Once these and other less significant problems were solved, the Mk 14 torpedo became a reliable and important weapon. After WWII it was modified to accommodate electrical fire control settings, gyro angle, depth and speed, and as Mk 14 Mod 5 remained in service until 1980.
How and Why
It is worth asking how these three problems might have come about and presented such a refractory situation early in WWII. It is easy to identify several contributing factors, but it is unlikely that any one of them alone was the deciding factor. One of first factors was the economy. These torpedoes were developed during the Great Depression: the total U.S. Navy budget from 1923 through 1934 averaged less than $3SOM per year and total personnel stood at about 110,000. In that environment a torpedo was valued at around $10,000 (about the same as a fighter aircraft airframe complete except for engine) and destroying one in testing was a risk that only the fearless were willing to run. The result was that testing and proofing were done in such a way as to avoid risk of damage either to expensive torpedoes or scarce targets. As is often the case, constrained testing failed to reveal certain critical problems. It is, however, difficult not to believe that deep running, in particular, should have been discovered. There were well documented reports of German and British problems during WWI. It appears also that impact exploders were not tested in high speed torpedoes or at least not tested in impacts of well simulated warheads with hard targets. Such tests were undoubtedly omitted in an effort to avoid destroying useful materiel, exploders in particular, and perhaps further justified by the fact that the exploder performed satisfactorily in lower speed tests and by its primary role as a back up to the magnetic influence exploder. Thus we conclude that with respect to these two problems, depth control and the impact exploder, the poor state of Navy finances and the concomitant lack of realistic testing probably played a significant role.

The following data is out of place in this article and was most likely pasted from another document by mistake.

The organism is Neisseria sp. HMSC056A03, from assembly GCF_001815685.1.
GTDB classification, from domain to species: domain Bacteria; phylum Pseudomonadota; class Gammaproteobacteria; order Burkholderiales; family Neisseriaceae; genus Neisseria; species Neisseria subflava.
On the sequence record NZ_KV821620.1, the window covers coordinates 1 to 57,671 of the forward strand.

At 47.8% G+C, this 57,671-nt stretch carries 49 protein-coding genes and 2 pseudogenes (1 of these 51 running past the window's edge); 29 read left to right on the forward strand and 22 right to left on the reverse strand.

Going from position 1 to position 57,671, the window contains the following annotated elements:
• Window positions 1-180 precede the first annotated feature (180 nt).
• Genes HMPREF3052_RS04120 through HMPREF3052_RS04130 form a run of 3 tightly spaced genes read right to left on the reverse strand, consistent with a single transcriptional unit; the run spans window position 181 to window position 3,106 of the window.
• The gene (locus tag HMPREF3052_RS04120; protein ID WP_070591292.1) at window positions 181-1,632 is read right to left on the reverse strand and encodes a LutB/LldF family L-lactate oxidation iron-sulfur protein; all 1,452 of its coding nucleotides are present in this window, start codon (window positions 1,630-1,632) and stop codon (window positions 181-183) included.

Another aspect of the situation was the almost total isolation of NTS-Newport from the larger U.S. technical and engineering community especially after 1923 when the station secured a monopoly on torpedo development and production. Political and labor interests in keeping jobs in New England probably encouraged the isolation. The net result seems to have been a lack of expansion of the scientific basis for torpedo technology at Newport at a time when dramatic changes in engineering were taking place elsewhere. No one was thinking about torpedoes from different perspectives and asking hard questions about design details. The isolation was exacerbated, especially in the case of the Mk 6 exploder, by draconian security, which in some cases even excluded the operating forces from full knowledge of the weapons they were expected to us. In this isolated environment, NTSNewport developed an arrogant we are the to do experts attitude and when problems began to arise, the response was denial-there ls nothing wrong with tM torpedoes-with the result that problems were identified and fixed slowly.